Despite rising Islamic conservatism, non-Muslim groups stick to peaceful engagement in Malaysia


The Malaysian Insider
by V Anbalagan
December 30, 2013

As 2013 draws to a close, Malaysia has seen its fair share of events with people who either inspire or bring despair to the country. It has been a year where some feel a sense of entitlement, that it is their way or the highway, that they have to make a name for themselves no matter what, and where the little people’s hopes have risen and have also been shattered. Yet, there are the few who do good work quietly to help their fellow man, to make Malaysia a better place. Over the next few days, The Malaysian Insider will feature some of them – Malaysia’s Inspiring People 2013 – the ordinary heroes who never cease to amaze us with their perseverance, diligence, empathy and vision for a happier nation.

Malaysia has been touted as a model of multi-racial and multi-religious harmony over the years under a coalition government that seeks consensus to prevent a recurrence of racial riots over 40 years ago.

Yet, in recent years, there has been a rise in Islamic conservatism, especially within the ruling government, putting pressure on non-Muslims in the Muslim-majority nation.

Despite that, the Malaysian Consultative Council of Buddhism, Christianity, Hinduism, Sikhism and Taoism (MCCBCHST) has taken it upon itself to champion the cause of about 40% cent of the 29 million population.

Their weapon of choice is peaceful engagement and communication, says council president Jagir Singh, despite the uphill battle to ensure religious freedom in the country.

“It is a challenging task, but we believe in the power of persuasion over the other side during meetings, and dialogue to resolve potential conflict arising from differences in a plural society. We believe that there can be unity in diversity of many faiths like in Malaysia,” said Jagir, who was elected council president last July.

There are difficult times, he said, adding that the council had gone through some 10 closed-door meetings to discuss thorny issues such as the effect of a non-Muslim converting to Islam.

“We are not getting the desired results as the Muslim representatives are adamant on holding their ground as Islam is the official religion of the country,” he said.

Jagir said the MCCBCHST could have opted to stay away from such a meeting, but it would not have served any purpose.

“We will return to reason out our case and hopefully the other side will better understand our position over time,” Jagir said, adding that he believed that the communications channel must remain open at all times.

A lawyer by profession, Jagir said solutions could be found over religious differences, given enough time and space to ventilate arguments rationally.

“Look at some other countries which were torn apart due to religious conflicts. We do not want that to happen here. So the MCCBCHST will strive to be responsible in what it demands from the authorities,” he said.

Jagir said being a pressure group, its leaders were aware that they must always respect the law.

He has been appointed a member of the National Unity Consultative Council, a body set up by Putrajaya to advice on ways to enhance cooperation among the people.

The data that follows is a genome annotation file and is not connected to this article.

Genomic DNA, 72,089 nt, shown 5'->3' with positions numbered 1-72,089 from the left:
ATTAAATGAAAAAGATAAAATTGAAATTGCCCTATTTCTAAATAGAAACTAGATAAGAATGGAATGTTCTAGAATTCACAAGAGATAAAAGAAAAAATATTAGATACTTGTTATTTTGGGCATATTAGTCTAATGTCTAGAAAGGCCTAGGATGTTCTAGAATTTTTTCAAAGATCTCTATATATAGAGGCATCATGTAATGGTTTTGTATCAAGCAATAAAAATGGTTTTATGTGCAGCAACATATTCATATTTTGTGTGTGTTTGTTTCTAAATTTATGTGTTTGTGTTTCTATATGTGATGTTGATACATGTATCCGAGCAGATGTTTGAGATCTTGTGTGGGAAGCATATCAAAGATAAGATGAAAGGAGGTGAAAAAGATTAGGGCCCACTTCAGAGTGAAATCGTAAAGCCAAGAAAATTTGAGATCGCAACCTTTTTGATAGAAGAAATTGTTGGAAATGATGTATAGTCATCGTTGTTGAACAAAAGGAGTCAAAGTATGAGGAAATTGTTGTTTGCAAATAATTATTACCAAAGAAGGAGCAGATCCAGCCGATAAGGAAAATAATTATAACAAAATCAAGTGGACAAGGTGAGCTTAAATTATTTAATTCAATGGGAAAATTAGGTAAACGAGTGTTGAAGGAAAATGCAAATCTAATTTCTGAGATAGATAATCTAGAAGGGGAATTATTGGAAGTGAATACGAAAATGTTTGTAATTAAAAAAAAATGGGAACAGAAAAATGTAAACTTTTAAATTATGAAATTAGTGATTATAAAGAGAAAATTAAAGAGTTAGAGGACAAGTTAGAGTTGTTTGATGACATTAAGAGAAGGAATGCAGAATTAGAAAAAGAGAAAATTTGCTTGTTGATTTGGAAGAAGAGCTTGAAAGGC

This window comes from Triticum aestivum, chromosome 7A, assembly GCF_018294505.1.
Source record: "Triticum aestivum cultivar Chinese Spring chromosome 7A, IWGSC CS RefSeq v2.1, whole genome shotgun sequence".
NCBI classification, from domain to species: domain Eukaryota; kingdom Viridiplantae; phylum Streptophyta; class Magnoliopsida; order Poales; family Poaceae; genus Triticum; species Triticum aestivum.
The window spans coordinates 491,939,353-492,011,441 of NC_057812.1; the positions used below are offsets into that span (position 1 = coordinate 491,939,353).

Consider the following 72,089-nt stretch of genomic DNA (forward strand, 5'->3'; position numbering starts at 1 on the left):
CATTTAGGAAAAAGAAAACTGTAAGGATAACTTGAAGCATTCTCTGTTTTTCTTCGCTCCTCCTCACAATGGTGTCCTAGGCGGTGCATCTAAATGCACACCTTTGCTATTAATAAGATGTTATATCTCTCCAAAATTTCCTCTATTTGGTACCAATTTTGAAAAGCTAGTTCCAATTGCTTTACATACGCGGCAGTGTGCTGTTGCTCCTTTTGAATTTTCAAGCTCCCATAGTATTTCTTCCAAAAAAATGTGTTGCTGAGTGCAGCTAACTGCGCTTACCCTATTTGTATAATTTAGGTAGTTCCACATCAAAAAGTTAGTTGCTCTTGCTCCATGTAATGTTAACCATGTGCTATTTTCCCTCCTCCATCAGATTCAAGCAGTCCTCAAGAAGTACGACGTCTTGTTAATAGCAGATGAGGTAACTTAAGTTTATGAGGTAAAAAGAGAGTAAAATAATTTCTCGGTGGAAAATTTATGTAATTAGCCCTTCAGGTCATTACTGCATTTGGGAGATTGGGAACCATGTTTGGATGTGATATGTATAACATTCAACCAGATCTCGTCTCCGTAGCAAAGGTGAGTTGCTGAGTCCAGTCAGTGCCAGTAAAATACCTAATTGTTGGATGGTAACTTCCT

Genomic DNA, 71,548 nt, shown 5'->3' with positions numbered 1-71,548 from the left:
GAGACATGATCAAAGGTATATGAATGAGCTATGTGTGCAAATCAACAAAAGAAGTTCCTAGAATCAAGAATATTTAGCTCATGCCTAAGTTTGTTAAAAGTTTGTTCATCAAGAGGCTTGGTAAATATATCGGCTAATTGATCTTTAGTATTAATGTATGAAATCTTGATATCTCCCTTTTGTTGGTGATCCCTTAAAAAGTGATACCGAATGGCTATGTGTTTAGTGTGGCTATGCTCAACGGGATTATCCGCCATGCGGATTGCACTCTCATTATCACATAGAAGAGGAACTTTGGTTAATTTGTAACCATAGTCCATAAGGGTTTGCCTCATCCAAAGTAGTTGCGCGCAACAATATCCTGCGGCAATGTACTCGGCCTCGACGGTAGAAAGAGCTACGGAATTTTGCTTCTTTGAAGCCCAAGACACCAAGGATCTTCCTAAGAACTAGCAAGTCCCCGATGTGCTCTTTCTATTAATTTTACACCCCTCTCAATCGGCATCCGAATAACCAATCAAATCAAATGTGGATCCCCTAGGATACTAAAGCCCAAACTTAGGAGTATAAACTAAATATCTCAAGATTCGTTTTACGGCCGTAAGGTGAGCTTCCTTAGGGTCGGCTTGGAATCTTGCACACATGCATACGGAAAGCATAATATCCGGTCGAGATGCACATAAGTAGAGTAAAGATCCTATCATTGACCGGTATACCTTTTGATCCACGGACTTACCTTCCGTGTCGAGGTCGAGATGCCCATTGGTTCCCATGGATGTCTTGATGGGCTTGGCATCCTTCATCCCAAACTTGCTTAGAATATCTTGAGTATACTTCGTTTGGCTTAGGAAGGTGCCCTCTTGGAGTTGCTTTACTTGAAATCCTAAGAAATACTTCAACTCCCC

“We are looking forward to use this forum to give our views. One of the places to foster unity must be the schools,” he said.

Formed 30 years ago, the MCCBCHST has come a long way from the organisation that initially engaged the authorities to get land to build places of worship, crematoriums and burial grounds.

Apart from engaging Muslim groups and government officials in discussions, the MCCBCHST are also involved elsewhere in making its presence felt. In July, it managed to persuade Putrajaya to withdraw amendments to the Administration of Islamic Law for the Federal Territory that allowed for a single non-Muslim parent to convert children below 18 to Islam.

Another was giving powers to the Syariah Court to declare whether a living person was a Muslim and to determine whether the dead had embraced Islam during his life time.

“We met Barisan Nasional MPs and explained to them the far-reaching implication if Parliament were to approve the Bill. We argued our case for the lawmakers to understand why we strongly objected,” said Jagir.

The MCCBCHST last July scored a small but significant battle in court where the High Court in Ipoh set aside the conversion of the three children which was done without the consent of the mother.

“For this case, we assigned a lawyer from the MCCBCHST legal panel to argue the case,” Jagir said.

The Roman Catholic Church has taken its case to the Federal Court on whether its weekly publication, Herald could use the word Allah in its Bahasa Malaysia section.

“We have taken a strong stand on this matter. We are hoping the Federal Court will put matters right and reaffirm the fundamental religious right of citizens,” said Jagir.

He said whatever the outcome of the legal battle, the organisation was ready to extend its support and cooperation to Putrajaya to preserve religious harmony – December 30, 2013.

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  1. #1 by ENDANGERED HORNBILL on Tuesday, 31 December 2013 - 8:26 pm

    BBC News: “The amnesty covers people convicted of or charged with unlawful association, high treason, contempt of government and violating the peaceful assembly law, AP news agency reported.”

    If only Malaysia can be as democratic as Myanmar (Burma). Sigh.

  2. #2 by boh-liao on Wednesday, 1 January 2014 - 10:36 am

    Worldwide, generally nonMuslims r not violent
    Look at d hotspots on dis planet n correlate them with d religion of d people there – WHAT’s d main religion?
    Perkosa/UmnoB/BN stirring up relations between Sunnis n Shiites – A totally different ball game; Wise? Wait n see lor

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